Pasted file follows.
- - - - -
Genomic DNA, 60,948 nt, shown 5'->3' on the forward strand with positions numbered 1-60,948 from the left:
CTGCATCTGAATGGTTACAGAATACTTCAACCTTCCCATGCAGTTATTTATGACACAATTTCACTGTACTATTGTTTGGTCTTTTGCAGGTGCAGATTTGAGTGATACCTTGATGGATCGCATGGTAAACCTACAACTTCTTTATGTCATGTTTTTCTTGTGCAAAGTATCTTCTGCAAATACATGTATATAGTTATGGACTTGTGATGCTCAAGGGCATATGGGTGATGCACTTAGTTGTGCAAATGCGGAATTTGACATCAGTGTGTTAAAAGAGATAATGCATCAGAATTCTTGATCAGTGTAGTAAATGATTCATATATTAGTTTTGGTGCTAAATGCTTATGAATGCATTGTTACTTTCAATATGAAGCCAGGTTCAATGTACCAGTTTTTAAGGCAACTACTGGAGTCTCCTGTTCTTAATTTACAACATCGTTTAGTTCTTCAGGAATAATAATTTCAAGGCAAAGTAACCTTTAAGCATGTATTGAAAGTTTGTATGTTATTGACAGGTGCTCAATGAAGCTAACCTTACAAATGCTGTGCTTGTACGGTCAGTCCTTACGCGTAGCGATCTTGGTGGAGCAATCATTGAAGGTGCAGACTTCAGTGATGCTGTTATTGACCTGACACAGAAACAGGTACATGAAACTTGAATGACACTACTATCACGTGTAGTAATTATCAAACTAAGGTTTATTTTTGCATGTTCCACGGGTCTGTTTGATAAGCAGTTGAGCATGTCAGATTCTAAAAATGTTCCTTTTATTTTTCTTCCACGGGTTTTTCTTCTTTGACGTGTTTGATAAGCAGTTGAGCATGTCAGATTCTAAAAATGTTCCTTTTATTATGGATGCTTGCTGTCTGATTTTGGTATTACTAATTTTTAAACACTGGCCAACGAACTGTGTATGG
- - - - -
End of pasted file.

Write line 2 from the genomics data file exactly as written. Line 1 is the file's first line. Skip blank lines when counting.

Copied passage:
CTGCATCTGAATGGTTACAGAATACTTCAACCTTCCCATGCAGTTATTTATGACACAATTTCACTGTACTATTGTTTGGTCTTTTGCAGGTGCAGATTTGAGTGATACCTTGATGGATCGCATGGTAAACCTACAACTTCTTTATGTCATGTTTTTCTTGTGCAAAGTATCTTCTGCAAATACATGTATATAGTTATGGACTTGTGATGCTCAAGGGCATATGGGTGATGCACTTAGTTGTGCAAATGCGGAATTTGACATCAGTGTGTTAAAAGAGATAATGCATCAGAATTCTTGATCAGTGTAGTAAATGATTCATATATTAGTTTTGGTGCTAAATGCTTATGAATGCATTGTTACTTTCAATATGAAGCCAGGTTCAATGTACCAGTTTTTAAGGCAACTACTGGAGTCTCCTGTTCTTAATTTACAACATCGTTTAGTTCTTCAGGAATAATAATTTCAAGGCAAAGTAACCTTTAAGCATGTATTGAAAGTTTGTATGTTATTGACAGGTGCTCAATGAAGCTAACCTTACAAATGCTGTGCTTGTACGGTCAGTCCTTACGCGTAGCGATCTTGGTGGAGCAATCATTGAAGGTGCAGACTTCAGTGATGCTGTTATTGACCTGACACAGAAACAGGTACATGAAACTTGAATGACACTACTATCACGTGTAGTAATTATCAAACTAAGGTTTATTTTTGCATGTTCCACGGGTCTGTTTGATAAGCAGTTGAGCATGTCAGATTCTAAAAATGTTCCTTTTATTTTTCTTCCACGGGTTTTTCTTCTTTGACGTGTTTGATAAGCAGTTGAGCATGTCAGATTCTAAAAATGTTCCTTTTATTATGGATGCTTGCTGTCTGATTTTGGTATTACTAATTTTTAAACACTGGCCAACGAACTGTGTATGG